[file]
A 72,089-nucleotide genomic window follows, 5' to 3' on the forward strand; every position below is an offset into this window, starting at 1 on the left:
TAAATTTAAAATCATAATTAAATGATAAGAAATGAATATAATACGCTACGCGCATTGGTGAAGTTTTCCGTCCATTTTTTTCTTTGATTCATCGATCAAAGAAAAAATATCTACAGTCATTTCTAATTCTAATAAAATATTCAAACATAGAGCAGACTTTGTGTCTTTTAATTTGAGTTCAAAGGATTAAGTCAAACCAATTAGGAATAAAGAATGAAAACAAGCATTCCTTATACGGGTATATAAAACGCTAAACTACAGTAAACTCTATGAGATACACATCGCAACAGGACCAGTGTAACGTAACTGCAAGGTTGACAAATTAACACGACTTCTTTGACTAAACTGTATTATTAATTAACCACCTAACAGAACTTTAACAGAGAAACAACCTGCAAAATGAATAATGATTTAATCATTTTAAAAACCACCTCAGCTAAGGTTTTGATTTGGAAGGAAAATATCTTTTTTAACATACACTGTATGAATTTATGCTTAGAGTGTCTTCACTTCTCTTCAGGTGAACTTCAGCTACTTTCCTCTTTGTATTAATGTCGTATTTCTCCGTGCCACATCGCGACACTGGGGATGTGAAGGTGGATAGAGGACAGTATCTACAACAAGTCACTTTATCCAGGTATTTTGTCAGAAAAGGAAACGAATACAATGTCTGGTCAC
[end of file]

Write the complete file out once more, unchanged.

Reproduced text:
A 72,089-nucleotide genomic window follows, 5' to 3' on the forward strand; every position below is an offset into this window, starting at 1 on the left:
TAAATTTAAAATCATAATTAAATGATAAGAAATGAATATAATACGCTACGCGCATTGGTGAAGTTTTCCGTCCATTTTTTTCTTTGATTCATCGATCAAAGAAAAAATATCTACAGTCATTTCTAATTCTAATAAAATATTCAAACATAGAGCAGACTTTGTGTCTTTTAATTTGAGTTCAAAGGATTAAGTCAAACCAATTAGGAATAAAGAATGAAAACAAGCATTCCTTATACGGGTATATAAAACGCTAAACTACAGTAAACTCTATGAGATACACATCGCAACAGGACCAGTGTAACGTAACTGCAAGGTTGACAAATTAACACGACTTCTTTGACTAAACTGTATTATTAATTAACCACCTAACAGAACTTTAACAGAGAAACAACCTGCAAAATGAATAATGATTTAATCATTTTAAAAACCACCTCAGCTAAGGTTTTGATTTGGAAGGAAAATATCTTTTTTAACATACACTGTATGAATTTATGCTTAGAGTGTCTTCACTTCTCTTCAGGTGAACTTCAGCTACTTTCCTCTTTGTATTAATGTCGTATTTCTCCGTGCCACATCGCGACACTGGGGATGTGAAGGTGGATAGAGGACAGTATCTACAACAAGTCACTTTATCCAGGTATTTTGTCAGAAAAGGAAACGAATACAATGTCTGGTCAC